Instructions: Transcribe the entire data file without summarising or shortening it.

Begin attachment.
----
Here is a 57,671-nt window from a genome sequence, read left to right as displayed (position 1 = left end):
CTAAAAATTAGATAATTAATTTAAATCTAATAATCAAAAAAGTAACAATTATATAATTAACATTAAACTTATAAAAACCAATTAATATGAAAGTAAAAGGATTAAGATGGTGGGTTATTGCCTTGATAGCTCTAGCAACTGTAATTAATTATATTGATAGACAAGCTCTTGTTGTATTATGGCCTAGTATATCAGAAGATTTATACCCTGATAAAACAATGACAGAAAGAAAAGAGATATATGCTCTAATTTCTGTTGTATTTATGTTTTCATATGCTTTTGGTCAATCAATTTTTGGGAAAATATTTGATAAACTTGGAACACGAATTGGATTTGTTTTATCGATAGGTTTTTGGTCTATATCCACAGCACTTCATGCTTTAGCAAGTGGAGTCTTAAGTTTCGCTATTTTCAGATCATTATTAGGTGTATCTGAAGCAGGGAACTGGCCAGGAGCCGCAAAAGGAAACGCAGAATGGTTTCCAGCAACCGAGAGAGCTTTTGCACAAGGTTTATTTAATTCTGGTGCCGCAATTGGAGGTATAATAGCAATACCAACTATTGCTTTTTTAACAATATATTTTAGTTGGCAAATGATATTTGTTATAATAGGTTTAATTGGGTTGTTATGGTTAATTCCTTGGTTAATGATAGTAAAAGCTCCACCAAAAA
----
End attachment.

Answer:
Here is a 57,671-nt window from a genome sequence, read left to right as displayed (position 1 = left end):
CTAAAAATTAGATAATTAATTTAAATCTAATAATCAAAAAAGTAACAATTATATAATTAACATTAAACTTATAAAAACCAATTAATATGAAAGTAAAAGGATTAAGATGGTGGGTTATTGCCTTGATAGCTCTAGCAACTGTAATTAATTATATTGATAGACAAGCTCTTGTTGTATTATGGCCTAGTATATCAGAAGATTTATACCCTGATAAAACAATGACAGAAAGAAAAGAGATATATGCTCTAATTTCTGTTGTATTTATGTTTTCATATGCTTTTGGTCAATCAATTTTTGGGAAAATATTTGATAAACTTGGAACACGAATTGGATTTGTTTTATCGATAGGTTTTTGGTCTATATCCACAGCACTTCATGCTTTAGCAAGTGGAGTCTTAAGTTTCGCTATTTTCAGATCATTATTAGGTGTATCTGAAGCAGGGAACTGGCCAGGAGCCGCAAAAGGAAACGCAGAATGGTTTCCAGCAACCGAGAGAGCTTTTGCACAAGGTTTATTTAATTCTGGTGCCGCAATTGGAGGTATAATAGCAATACCAACTATTGCTTTTTTAACAATATATTTTAGTTGGCAAATGATATTTGTTATAATAGGTTTAATTGGGTTGTTATGGTTAATTCCTTGGTTAATGATAGTAAAAGCTCCACCAAAAA